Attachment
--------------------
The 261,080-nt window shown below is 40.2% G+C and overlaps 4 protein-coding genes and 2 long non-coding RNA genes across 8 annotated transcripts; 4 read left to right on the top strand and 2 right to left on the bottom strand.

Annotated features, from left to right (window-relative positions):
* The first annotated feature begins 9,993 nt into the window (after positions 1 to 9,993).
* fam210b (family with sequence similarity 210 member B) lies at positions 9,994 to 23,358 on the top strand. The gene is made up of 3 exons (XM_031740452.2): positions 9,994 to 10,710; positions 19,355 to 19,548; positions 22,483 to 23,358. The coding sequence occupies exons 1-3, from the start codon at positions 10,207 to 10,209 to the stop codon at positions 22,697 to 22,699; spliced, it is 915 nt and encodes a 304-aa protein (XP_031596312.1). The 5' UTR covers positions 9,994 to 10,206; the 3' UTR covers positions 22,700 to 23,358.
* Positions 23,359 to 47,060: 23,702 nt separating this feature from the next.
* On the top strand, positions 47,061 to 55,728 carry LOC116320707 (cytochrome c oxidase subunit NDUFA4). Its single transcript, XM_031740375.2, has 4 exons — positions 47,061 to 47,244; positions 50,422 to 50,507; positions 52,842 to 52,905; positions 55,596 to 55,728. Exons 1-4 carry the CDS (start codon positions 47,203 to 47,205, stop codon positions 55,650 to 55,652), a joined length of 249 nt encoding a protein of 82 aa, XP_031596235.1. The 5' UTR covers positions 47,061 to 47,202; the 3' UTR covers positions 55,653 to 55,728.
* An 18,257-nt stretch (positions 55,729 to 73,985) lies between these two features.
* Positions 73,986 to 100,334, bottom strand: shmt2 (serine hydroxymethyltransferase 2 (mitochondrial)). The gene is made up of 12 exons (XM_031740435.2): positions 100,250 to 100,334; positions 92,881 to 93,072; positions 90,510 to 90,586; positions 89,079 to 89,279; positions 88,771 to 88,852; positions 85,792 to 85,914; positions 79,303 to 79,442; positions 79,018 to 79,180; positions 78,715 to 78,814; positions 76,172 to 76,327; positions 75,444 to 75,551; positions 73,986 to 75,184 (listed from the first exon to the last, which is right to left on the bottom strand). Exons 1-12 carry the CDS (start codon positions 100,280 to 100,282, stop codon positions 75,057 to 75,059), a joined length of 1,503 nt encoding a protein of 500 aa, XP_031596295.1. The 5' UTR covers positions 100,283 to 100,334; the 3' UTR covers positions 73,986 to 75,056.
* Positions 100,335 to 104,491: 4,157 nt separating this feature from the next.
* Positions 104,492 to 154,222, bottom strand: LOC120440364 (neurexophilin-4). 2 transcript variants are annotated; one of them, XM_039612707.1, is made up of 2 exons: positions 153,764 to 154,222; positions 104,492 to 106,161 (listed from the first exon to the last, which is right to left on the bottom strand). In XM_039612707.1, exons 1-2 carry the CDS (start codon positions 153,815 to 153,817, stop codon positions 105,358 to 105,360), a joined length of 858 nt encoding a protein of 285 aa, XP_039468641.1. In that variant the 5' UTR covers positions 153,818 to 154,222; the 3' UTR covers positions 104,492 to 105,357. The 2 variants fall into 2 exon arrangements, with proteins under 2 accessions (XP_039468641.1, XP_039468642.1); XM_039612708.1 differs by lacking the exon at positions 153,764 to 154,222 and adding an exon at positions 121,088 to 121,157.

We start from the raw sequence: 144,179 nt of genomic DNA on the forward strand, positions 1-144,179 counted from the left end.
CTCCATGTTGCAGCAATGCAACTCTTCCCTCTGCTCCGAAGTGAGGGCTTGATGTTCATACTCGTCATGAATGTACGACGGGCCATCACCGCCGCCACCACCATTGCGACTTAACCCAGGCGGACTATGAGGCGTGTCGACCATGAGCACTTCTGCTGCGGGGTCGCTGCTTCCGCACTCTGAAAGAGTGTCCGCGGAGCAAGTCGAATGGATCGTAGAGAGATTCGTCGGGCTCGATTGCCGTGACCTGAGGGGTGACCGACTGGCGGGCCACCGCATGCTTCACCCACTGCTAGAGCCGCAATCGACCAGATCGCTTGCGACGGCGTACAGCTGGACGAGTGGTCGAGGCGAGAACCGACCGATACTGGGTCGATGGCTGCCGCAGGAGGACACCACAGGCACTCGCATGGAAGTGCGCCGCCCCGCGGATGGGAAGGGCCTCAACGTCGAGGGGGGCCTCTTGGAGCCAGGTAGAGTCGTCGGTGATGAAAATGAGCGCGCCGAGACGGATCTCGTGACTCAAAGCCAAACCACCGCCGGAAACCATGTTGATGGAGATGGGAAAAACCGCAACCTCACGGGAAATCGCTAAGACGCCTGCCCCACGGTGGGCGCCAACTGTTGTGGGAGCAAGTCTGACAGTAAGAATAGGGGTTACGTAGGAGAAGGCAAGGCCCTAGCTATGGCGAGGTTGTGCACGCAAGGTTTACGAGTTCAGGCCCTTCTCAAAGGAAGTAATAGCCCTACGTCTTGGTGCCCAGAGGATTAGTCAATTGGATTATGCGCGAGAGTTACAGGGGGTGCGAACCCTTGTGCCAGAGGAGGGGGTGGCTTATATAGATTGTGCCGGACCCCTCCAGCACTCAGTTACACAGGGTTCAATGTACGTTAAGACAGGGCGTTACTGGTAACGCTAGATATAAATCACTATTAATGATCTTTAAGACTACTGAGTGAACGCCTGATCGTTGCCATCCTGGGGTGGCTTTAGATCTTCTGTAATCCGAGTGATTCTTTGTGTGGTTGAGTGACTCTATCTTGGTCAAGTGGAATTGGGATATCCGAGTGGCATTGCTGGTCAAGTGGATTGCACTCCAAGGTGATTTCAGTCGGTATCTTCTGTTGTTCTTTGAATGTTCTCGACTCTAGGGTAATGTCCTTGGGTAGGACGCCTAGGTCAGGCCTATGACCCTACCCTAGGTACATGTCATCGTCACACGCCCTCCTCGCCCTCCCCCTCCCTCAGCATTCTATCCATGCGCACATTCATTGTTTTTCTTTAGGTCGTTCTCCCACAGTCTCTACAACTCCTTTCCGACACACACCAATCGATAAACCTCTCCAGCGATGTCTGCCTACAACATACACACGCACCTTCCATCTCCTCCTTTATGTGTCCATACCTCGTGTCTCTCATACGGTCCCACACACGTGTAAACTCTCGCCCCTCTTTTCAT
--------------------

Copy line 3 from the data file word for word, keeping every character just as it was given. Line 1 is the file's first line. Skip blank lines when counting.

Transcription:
* The first annotated feature begins 9,993 nt into the window (after positions 1 to 9,993).